That said, being a saint does not mean agreeing with other saints. Christians know that well; it is part of the revealed word of God. Moses and Aaron were in conflict at times, and, more famously, Paul “opposed Peter to his face” (Galatians 2). Still, many are surprised when more recent saints are in conflict with each other. 

Peter and Paul were the first apostles of Rome. Philip Neri came to be known as the a second “Apostle of Rome,” and he too knew holy conflict. Ignatius lived just a short walk up the street from Philip in Rome, but they followed very different paths. 

Ignatius, the former soldier, founded an elite battle corps of Catholic priests. He found the light-hearted picnics and pilgrimages of Philip Neri to be at least frivolous, if not foolish. Philip, the second Apostle of Rome, was wiser. The deep and seductive corruptions of Rome would not be conquered by force, but converted by, as St. John Henry Newman called Philip, “cheerful in penance, and in precept winning.” Ignatius had his company of Jesus; Philip offered a convivium. 

A more severe figure was that of Pope Pius V, one of the great Catholic Reformation figures, known for being the first head of the Inquisition (now the Congregation for the Doctrine of the Faith), promulgating the Tridentine Mass, the Roman catechism, excommunicating Queen Elizabeth and rallying Christendom in the Battle of Lepanto against the Turks. 

Pius V was skeptical of Philip’s ways and went so far as to restrict his ministry. It was a devastating threat to Philip personally, but also to his entire pastoral project, which we would now call the “New Evangelization,” even as Philip’s church in Rome is still called the Chiesa Nuova (New Church) more than 400 years after it was built.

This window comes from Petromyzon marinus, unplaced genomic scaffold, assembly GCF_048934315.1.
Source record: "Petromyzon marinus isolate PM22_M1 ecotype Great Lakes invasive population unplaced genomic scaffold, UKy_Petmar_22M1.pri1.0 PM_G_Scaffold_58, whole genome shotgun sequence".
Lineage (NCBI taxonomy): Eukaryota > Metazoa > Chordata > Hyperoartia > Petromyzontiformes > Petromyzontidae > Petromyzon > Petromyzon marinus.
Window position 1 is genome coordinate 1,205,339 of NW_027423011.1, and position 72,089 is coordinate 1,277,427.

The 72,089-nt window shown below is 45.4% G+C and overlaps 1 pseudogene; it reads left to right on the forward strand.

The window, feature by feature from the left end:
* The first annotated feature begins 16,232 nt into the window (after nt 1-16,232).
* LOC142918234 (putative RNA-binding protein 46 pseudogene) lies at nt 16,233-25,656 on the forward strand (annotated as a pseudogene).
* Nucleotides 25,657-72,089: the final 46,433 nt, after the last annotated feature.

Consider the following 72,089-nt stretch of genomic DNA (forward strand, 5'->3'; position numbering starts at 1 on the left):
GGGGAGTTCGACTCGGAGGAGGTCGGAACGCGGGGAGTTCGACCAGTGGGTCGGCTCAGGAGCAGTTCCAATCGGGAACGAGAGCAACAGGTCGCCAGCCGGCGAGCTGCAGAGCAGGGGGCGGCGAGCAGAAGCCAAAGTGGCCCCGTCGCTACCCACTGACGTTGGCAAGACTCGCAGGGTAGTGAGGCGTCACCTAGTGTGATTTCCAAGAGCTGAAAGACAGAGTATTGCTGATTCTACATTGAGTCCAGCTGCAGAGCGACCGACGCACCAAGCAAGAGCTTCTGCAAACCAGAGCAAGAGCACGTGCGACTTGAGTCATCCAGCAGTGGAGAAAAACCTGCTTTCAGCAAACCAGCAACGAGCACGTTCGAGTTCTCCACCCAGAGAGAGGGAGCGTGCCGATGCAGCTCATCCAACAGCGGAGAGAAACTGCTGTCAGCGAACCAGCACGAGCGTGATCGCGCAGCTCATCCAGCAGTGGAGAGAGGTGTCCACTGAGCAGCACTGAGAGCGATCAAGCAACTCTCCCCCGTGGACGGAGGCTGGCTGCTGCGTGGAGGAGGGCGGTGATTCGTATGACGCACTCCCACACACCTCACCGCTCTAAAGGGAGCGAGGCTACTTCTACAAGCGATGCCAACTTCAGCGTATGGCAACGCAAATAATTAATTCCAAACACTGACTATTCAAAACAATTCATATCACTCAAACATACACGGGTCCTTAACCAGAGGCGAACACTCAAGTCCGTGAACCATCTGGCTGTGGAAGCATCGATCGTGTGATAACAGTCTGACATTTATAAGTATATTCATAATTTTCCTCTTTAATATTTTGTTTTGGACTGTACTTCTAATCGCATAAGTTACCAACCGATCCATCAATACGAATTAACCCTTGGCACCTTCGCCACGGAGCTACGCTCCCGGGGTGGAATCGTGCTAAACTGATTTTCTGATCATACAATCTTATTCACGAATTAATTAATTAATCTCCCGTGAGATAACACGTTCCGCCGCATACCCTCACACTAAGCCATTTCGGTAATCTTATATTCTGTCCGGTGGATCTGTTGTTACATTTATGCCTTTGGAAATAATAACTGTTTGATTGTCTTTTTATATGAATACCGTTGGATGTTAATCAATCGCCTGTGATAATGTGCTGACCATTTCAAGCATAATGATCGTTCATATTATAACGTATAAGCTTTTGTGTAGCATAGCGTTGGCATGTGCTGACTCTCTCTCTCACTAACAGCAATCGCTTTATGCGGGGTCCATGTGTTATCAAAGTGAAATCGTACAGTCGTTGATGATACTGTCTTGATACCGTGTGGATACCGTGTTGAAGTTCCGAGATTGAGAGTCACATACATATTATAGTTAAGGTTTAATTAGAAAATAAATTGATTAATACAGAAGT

What would Philip do if the Pope was against him? He considered going north, taking refuge in the Milan of St. Charles Borromeo, his great defender. In any event, Pius only reigned six years, so Providence took care of Philip, as Pius went the way of all flesh. Yet consider this: St. Charles was the principal force behind Pius V being elected pope and was a staunch supporter. Charles was allied with two saints who were at odds: Philip and Pius. For Philip’s part, he lived out his years undiminished in his veneration for Pius V, despite their conflicts. 

The same John Henry Newman, who would write that his spiritual father Philip was the “saint of gentleness and kindness,” would express appreciation, too, for Pius V in an altogether different register:

St. Pius V was stern and severe, as far as a heart burning and melted with divine love could be so. … Yet such energy and vigour as his were necessary for the times. He was a soldier of Christ in a time of insurrection and rebellion, when, in a spiritual sense, martial law was proclaimed.

Soldiers of a saintly sort, reformers of a radical sort, companions of a challenging sort, friends of a fearless sort — these were the saints of 1622.

Ivan Aivazovsky, “Walking on Water,” ca. 1890